"Taxing the limits of my own not-inconsiderable imagination, I have no doubt that had I a “little friend” who paid me such “visits” – in a desperate attempt to cling to what remained of my sanity in the aftershock of the full extent of the horrible news “sinking in,” I am certain that I would very quickly set about the business of manufacturing a fairy-tale world for myself in which I was – in all other regards – indistinguishable from a gender which does not . . .

. . . leak?

No one wants to be a woman."

Bruce, if Hilzoy ends up reading the entire Sims ouvre and peppers ObWi with excerpts, I'm holding you responsible.

The comment about not getting mired in guilt reminded me that I've been wondering lately if we're somehow shifting from a guilt- to shame-driven society. As if all the pop psych of the last 30 years about improving one's self-esteem combined with loss of community has led to a social consensus that if you don't feel bad about it, it isn't really that bad. But maybe it's just that the truly stupendous corruption of the Republican leadership has primed me this way. And I'm too hungry to pursue this . . . .

Sim is a serious freakazoid. I think the word misogynist is often overused but Sim fits the literal definition to a t. In fact, he long ago slipped over the line from hard-core misogyny into full-blown mental illness.

This writer and the "Girls Gone Wild" fellow would get along just peachy, I think.

I never thought I'd see someone claim in all seriousness that he cheated on his wife then gave her the boning of her life so he wouldn't need to feel guilty. Trust me, dude, she can have orgasms all on her own.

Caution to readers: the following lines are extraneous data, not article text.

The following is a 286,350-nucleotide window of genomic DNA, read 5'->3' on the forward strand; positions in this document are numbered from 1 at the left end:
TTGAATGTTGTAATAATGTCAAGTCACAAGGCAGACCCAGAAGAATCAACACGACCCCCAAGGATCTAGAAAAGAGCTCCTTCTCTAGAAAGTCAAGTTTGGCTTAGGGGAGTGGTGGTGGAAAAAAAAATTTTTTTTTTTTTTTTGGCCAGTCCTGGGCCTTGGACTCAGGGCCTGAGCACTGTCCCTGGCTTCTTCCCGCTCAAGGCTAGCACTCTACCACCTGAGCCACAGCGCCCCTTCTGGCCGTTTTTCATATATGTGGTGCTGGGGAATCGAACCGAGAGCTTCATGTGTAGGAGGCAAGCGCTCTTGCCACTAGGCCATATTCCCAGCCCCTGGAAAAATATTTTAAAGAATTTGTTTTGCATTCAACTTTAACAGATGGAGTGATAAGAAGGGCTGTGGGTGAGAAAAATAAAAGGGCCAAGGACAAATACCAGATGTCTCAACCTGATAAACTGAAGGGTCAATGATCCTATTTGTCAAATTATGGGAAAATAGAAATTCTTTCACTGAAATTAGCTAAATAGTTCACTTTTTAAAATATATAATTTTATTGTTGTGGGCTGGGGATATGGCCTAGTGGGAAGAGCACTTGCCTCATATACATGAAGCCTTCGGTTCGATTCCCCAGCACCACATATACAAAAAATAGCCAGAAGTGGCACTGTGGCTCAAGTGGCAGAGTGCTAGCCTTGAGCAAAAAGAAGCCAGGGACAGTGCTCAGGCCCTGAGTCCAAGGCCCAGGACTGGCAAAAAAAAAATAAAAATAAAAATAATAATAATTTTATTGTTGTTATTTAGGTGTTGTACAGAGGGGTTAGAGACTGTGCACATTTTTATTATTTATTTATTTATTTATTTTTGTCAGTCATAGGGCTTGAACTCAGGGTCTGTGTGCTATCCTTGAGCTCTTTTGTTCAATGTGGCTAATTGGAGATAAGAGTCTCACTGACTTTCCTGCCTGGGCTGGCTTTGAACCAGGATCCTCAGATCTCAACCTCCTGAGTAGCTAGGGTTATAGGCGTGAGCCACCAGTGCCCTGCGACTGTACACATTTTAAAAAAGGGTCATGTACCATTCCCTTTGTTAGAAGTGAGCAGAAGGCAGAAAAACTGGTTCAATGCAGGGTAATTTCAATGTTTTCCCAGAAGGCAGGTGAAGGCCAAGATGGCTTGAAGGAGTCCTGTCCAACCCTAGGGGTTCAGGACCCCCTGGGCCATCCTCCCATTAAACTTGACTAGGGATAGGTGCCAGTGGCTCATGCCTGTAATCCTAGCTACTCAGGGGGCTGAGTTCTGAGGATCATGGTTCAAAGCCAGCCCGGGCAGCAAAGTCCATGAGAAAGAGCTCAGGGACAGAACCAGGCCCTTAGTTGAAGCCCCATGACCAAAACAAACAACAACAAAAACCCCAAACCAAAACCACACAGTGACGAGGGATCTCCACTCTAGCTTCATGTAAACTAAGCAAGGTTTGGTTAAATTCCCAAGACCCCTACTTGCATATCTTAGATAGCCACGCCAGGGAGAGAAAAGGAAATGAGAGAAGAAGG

"As if all the pop psych of the last 30 years about improving one's self-esteem combined with loss of community has led to a social consensus that if you don't feel bad about it, it isn't really that bad."

Ugh, you may be right. Hooray sociopaths.

Bruce: "...Canadian artist Dave Sim...."

I once inherited a set of about 98 of the first 110 issues of Cerebus. A damn shame I lost it along with so much else (even rarer) stuff when my apartment building had the fire in 1991. If nothing else, I could have used the money from selling it later.

I've read that Sim piece before, and without rereading the whole thing again, who doesn't love this, near the start?:

It was really the first time in my adult life that I spoke to women who I found physically unattractive and the first time I spoke to women with any motive besides getting them into bed.
Yes, and fortunately, he's objective and self-critical when he analyzes feminism.

Sim, Hilzoy, not "Sims."

lj: no worries; I finished it; that was really unnervingly awful. -- I mean, most awful stuff is just banal, or occasionally inadvertently funny. That was, I guess you might say, way past cool.

The mental illness doesn't surprise me.

For pure misogyny, i really don't think there's a better blogger than vox day. (no link provided. even i have my limits.)

"Though the Dave Sims site may have them both beat, though couldn't it be a parody site?"

No. Some of us have been following/aware of Sim for decades.

I have to say, I love the Strangelove quote.

Once I was feeling well and truly miserable, and I thought: I need to think of something other than the present sources of my misery. Usually, this produces nothing, or else something "cheerful" as opposed to genuinely cheering, but on this occasion this quote popped into my head, and it was wonderful.

Some of us have been following/aware of Sim for decades.

Why?

Personally, my favorite Strangelove quote is "Gentlemen, you can't fight in here! This is the war room."

Someone has been reading "Atlas Shrugged" again.